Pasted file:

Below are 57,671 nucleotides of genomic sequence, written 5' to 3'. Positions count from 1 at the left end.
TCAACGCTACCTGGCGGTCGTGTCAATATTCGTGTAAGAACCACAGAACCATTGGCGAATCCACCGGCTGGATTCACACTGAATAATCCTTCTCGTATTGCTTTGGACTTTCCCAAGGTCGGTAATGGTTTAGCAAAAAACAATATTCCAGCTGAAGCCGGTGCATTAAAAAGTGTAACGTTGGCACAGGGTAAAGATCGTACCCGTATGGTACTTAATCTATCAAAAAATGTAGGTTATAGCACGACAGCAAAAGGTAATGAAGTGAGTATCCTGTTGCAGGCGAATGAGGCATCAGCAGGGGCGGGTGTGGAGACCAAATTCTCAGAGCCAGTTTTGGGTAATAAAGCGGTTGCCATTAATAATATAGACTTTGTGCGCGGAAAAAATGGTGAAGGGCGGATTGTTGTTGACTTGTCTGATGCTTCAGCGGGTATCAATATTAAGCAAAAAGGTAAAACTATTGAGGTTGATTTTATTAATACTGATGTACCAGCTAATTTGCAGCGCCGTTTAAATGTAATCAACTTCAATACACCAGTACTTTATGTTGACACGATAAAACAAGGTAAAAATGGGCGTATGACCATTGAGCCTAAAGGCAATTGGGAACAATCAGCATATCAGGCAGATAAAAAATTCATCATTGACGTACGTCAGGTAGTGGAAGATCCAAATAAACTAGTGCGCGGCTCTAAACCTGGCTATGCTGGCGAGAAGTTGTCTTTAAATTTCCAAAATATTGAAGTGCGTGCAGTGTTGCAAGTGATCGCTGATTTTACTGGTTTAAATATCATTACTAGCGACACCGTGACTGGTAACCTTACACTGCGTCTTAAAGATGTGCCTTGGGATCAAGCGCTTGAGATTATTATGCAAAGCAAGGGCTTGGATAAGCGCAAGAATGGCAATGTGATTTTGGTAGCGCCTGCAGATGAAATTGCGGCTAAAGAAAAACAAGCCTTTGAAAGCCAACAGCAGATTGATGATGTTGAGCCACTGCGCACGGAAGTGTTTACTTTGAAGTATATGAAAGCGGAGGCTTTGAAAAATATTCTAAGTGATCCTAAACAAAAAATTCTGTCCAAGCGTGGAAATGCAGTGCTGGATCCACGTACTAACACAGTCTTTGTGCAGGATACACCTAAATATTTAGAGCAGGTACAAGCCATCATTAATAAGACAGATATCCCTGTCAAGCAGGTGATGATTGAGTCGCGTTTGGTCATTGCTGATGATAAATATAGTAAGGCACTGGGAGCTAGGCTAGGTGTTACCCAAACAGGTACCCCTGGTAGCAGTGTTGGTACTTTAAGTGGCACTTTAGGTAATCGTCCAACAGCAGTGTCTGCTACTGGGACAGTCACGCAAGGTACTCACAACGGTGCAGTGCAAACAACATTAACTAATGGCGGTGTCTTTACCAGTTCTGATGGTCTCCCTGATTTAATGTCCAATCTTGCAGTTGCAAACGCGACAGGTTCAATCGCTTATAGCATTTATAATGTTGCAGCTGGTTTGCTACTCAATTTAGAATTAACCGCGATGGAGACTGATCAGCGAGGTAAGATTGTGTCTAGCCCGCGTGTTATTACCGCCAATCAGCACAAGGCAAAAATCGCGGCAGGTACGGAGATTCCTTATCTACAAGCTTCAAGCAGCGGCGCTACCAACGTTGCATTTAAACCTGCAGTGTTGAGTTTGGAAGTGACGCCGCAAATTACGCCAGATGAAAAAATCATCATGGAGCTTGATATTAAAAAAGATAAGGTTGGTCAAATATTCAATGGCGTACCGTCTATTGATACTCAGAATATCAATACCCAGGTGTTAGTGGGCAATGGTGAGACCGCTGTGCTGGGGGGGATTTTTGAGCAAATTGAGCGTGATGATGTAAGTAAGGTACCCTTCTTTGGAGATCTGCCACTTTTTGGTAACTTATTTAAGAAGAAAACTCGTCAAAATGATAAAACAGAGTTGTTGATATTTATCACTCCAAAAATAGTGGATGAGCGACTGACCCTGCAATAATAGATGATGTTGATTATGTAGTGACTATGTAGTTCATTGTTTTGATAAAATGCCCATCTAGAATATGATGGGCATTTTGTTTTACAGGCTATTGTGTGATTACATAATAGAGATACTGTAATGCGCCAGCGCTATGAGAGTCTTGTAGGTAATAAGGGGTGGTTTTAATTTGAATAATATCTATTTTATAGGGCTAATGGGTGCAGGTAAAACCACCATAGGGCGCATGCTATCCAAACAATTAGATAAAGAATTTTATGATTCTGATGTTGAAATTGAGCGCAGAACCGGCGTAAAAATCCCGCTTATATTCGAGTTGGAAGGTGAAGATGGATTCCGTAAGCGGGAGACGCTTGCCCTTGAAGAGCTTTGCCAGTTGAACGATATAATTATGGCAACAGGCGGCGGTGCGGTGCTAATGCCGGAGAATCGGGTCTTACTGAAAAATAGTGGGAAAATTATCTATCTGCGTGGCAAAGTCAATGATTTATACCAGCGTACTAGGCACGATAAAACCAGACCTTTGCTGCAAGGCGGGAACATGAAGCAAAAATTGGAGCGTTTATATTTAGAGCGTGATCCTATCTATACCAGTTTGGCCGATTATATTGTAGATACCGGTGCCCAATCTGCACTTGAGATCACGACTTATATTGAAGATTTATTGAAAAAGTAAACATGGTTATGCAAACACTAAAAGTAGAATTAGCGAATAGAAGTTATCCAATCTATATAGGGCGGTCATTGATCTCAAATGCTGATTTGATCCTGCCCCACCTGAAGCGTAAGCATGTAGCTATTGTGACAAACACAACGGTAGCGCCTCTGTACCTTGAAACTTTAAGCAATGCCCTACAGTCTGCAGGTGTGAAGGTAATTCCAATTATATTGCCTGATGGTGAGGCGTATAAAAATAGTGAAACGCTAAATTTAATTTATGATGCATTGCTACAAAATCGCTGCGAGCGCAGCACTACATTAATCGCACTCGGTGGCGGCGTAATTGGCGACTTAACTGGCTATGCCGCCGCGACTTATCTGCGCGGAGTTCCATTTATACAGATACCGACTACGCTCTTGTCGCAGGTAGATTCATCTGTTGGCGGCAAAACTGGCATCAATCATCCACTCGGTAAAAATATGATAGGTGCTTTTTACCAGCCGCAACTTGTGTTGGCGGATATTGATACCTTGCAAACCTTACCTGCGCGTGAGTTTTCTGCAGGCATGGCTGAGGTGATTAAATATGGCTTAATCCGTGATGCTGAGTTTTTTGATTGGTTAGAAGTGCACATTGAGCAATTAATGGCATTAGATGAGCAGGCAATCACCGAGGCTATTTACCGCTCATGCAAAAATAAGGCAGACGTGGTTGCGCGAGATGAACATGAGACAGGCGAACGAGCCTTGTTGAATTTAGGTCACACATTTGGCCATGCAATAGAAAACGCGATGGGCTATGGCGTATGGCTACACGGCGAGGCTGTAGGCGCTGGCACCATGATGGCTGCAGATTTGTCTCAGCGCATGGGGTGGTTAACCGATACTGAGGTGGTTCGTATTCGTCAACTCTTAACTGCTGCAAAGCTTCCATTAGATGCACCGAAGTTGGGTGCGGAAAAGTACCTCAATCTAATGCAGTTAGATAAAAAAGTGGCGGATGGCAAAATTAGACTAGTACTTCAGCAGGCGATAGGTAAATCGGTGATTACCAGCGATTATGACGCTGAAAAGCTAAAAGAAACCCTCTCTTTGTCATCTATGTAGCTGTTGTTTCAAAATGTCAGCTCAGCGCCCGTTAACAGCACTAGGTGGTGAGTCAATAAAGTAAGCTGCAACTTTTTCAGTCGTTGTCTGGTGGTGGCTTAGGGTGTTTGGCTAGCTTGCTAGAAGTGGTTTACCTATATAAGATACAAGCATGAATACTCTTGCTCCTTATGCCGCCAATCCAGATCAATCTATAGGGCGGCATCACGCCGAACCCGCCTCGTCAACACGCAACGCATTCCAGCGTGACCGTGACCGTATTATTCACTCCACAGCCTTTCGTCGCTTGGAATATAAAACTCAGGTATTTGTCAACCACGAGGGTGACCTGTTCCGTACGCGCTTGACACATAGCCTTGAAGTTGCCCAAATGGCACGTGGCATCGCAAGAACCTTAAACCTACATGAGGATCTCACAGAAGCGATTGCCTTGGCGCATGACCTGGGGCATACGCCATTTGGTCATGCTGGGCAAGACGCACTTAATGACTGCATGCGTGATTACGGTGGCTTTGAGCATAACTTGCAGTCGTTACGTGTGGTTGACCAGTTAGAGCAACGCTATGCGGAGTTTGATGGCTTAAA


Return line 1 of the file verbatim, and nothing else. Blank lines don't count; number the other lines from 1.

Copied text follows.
Below are 57,671 nucleotides of genomic sequence, written 5' to 3'. Positions count from 1 at the left end.